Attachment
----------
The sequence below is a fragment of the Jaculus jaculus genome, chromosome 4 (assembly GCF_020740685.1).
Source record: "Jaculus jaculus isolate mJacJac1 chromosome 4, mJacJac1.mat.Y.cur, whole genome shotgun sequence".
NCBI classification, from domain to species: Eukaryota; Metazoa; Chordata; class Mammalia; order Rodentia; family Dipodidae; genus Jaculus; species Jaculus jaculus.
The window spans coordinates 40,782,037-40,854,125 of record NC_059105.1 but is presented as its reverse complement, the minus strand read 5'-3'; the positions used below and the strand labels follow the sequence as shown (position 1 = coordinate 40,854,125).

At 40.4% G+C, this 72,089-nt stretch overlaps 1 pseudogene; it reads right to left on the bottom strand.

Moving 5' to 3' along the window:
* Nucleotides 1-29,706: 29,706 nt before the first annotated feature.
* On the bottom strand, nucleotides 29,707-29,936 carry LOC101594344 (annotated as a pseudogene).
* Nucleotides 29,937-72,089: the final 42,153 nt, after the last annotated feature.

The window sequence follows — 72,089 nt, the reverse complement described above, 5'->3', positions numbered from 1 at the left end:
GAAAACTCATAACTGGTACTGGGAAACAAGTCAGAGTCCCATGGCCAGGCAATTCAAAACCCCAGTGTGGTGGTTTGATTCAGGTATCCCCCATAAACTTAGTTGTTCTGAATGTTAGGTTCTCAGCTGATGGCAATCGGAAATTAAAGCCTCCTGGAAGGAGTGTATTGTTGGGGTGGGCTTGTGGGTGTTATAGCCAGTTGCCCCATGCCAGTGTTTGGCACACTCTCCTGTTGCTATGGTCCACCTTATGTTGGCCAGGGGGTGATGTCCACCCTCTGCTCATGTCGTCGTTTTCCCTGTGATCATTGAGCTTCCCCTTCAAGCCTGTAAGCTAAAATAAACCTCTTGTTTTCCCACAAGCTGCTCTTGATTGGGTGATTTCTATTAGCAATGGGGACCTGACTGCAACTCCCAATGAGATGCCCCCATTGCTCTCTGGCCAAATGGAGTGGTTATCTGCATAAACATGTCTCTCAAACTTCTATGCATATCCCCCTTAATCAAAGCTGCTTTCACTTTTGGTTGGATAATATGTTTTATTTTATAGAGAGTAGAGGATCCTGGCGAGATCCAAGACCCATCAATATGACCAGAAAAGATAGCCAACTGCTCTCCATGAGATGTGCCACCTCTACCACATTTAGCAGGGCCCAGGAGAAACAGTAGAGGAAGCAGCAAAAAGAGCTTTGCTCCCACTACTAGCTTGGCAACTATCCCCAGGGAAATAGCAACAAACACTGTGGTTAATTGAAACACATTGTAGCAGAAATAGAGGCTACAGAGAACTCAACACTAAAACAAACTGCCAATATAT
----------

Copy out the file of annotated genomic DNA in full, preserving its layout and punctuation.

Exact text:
The sequence below is a fragment of the Jaculus jaculus genome, chromosome 4 (assembly GCF_020740685.1).
Source record: "Jaculus jaculus isolate mJacJac1 chromosome 4, mJacJac1.mat.Y.cur, whole genome shotgun sequence".
NCBI classification, from domain to species: Eukaryota; Metazoa; Chordata; class Mammalia; order Rodentia; family Dipodidae; genus Jaculus; species Jaculus jaculus.
The window spans coordinates 40,782,037-40,854,125 of record NC_059105.1 but is presented as its reverse complement, the minus strand read 5'-3'; the positions used below and the strand labels follow the sequence as shown (position 1 = coordinate 40,854,125).

At 40.4% G+C, this 72,089-nt stretch overlaps 1 pseudogene; it reads right to left on the bottom strand.

Moving 5' to 3' along the window:
* Nucleotides 1-29,706: 29,706 nt before the first annotated feature.
* On the bottom strand, nucleotides 29,707-29,936 carry LOC101594344 (annotated as a pseudogene).
* Nucleotides 29,937-72,089: the final 42,153 nt, after the last annotated feature.

The window sequence follows — 72,089 nt, the reverse complement described above, 5'->3', positions numbered from 1 at the left end:
GAAAACTCATAACTGGTACTGGGAAACAAGTCAGAGTCCCATGGCCAGGCAATTCAAAACCCCAGTGTGGTGGTTTGATTCAGGTATCCCCCATAAACTTAGTTGTTCTGAATGTTAGGTTCTCAGCTGATGGCAATCGGAAATTAAAGCCTCCTGGAAGGAGTGTATTGTTGGGGTGGGCTTGTGGGTGTTATAGCCAGTTGCCCCATGCCAGTGTTTGGCACACTCTCCTGTTGCTATGGTCCACCTTATGTTGGCCAGGGGGTGATGTCCACCCTCTGCTCATGTCGTCGTTTTCCCTGTGATCATTGAGCTTCCCCTTCAAGCCTGTAAGCTAAAATAAACCTCTTGTTTTCCCACAAGCTGCTCTTGATTGGGTGATTTCTATTAGCAATGGGGACCTGACTGCAACTCCCAATGAGATGCCCCCATTGCTCTCTGGCCAAATGGAGTGGTTATCTGCATAAACATGTCTCTCAAACTTCTATGCATATCCCCCTTAATCAAAGCTGCTTTCACTTTTGGTTGGATAATATGTTTTATTTTATAGAGAGTAGAGGATCCTGGCGAGATCCAAGACCCATCAATATGACCAGAAAAGATAGCCAACTGCTCTCCATGAGATGTGCCACCTCTACCACATTTAGCAGGGCCCAGGAGAAACAGTAGAGGAAGCAGCAAAAAGAGCTTTGCTCCCACTACTAGCTTGGCAACTATCCCCAGGGAAATAGCAACAAACACTGTGGTTAATTGAAACACATTGTAGCAGAAATAGAGGCTACAGAGAACTCAACACTAAAACAAACTGCCAATATAT